they be injured in the course of duty, and the fund exists to this day. Thus the
old Rolls passed out of the trustee ownership of the small band of volunteers
and became ‘official’ property. Even so, the Borough Green men (and the village)
still regarded her as very much their own.
The German air raids in the summer and autumn of 1940 saw the Rolls in
front line action attending to many bomb incidents and air crashes, and running
the gauntlet of Stukas and Dorniers in the Luftwaffe attacks on RAF West
In 1941, the National Fire Service (NFS) was formed and Borough Green
came within Area No. 30 with headquarters at Maidstone. Additional tenders
were allocated or ‘acquired’, the Rolls was used less frequently, becoming some-
thing of an ‘old lady in reserve’. Late in 1942, she was taken out of service and
was ignominiously laid-up in the yard, cruelly exposed to all the elements. There
she languished for eighteen months or so, unused, uncared for, but not forgotten.
Then, in 1944, Leslie Dryland took a wife. The Brigade was unanimous in deciding that the only vehicle fit to transport a fireman and his bride was the old
Rolls, and so the men, with the help of the Boy Scouts, restored the old girl to
her former glory for what was to be a fitting swan song. But there were problems,
for the glycerine used in wartime cooling systems had eroded the engine water
jacket gaskets, and on the short run between Wrotham Church and the wedding
breakfast at the ‘Pilgrims’ Restaurant’, the old lady had to be fed as much water
as she had pumped out on to fires during her distinguished working life! But at
least she was running — although, alas, for the very last time.
A senior officer from Maidstone got wind of the Roll’s reappearance and issued
strong verbal instructions for the machine to be got rid of — he wanted it off the
premises, out of sight and forgotten about. The Borough Green men took him at
his word and they moved the old lady up the road to Wrotham where she was
hidden away amongst the hay in a barn on Wrotham Park Farm, behind the
‘Spring Tavern’. There she remained until sometime in 1948 when the Kent Fire
Brigade was formed and Borough Green became a retained auxiliary station.
Officialdom noticed that a Rolls Royce tender was still on its books, and instructions were issued for the machine to be physically produced so that it could be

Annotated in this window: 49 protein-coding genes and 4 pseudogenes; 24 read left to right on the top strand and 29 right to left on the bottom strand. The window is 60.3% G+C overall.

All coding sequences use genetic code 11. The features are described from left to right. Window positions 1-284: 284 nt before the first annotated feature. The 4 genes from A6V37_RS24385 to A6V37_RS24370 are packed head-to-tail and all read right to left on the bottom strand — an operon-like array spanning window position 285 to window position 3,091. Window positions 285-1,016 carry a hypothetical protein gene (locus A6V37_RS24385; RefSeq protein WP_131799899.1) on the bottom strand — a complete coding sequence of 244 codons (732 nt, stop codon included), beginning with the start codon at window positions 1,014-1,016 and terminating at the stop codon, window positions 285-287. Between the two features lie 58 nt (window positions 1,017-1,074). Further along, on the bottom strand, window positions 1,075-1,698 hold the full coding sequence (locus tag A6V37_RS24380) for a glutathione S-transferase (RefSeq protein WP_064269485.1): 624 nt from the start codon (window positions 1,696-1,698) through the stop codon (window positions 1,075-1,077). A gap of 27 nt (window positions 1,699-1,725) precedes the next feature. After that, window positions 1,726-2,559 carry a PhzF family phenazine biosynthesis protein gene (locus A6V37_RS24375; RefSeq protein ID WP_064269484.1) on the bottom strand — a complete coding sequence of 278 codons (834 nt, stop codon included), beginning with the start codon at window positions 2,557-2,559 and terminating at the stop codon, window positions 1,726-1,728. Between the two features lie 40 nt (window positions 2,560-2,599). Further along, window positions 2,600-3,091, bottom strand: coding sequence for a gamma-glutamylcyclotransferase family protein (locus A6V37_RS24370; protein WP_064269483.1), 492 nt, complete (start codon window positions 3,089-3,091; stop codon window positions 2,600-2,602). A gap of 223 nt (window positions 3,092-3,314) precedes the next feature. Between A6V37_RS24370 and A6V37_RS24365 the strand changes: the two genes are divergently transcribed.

properly disposed of. Borough Green prevaricated, protested and appealed, and
only under dire threat of legal action did they finally give up the fine old warrior.
She was towed away to Maidstone — never to be seen again.
Bob Cloke was the first Sub Officer in charge of Borough Green under the
Kent Brigade. He retired in 1960 and was succeeded by Bill Kennett, who in
turn was succeeded by Frank Oliver in 1965. Frank retired in 1968 and set
about searching for the old Rolls — he had hopes of finding her so that she could
be restored and brought back to her original home. He tracked the old girl to
Guildford, whence she was taken from Maidstone in 1948, but despite wide
publicity and national appeals, there the trail went dead. Hopes were raised
briefly in the early seventies when Alan Whicker, of television fame, reported
having seen an old Rolls fire engine during his travels about America. Thorough
investigation, however, disappointingly revealed that this vehicle was a ‘custom-
built’ machine, cannibalised from many makes of car, and had no connection
with the thoroughbred BH 8112.
There the story would have ended, but for the fact that Silver Ghosts are
never laid, and in 1976 Lesney Products, having been alerted to the vehicle’s
existence by the wide publicity given to Frank Oliver’s search, made enquiries
with a view to immortalising the old Rolls as one of their replica models. Mr Peter
Halliday of the Kent County Council Fire Department was able to search out
and co-ordinate advice, and Bob Cloke produced the original plans and blueprints
from Bonallack’s coach-building conversion. Frank Oliver came up with what is
thought to be the only remaining photograph of the old machine, and these
three worked closely with the Lesney design team. The result was a very realistic
miniature of the grand old lady.
Hundreds of thousands of these models have now been produced and sold
across the country and around the world. They serve as a fitting memorial to this
famous vehicle, the only remaining part of which is the original brass bell, sensibly
removed by a Borough Green man back in 1948, and held in secret safe-keeping
to this very day!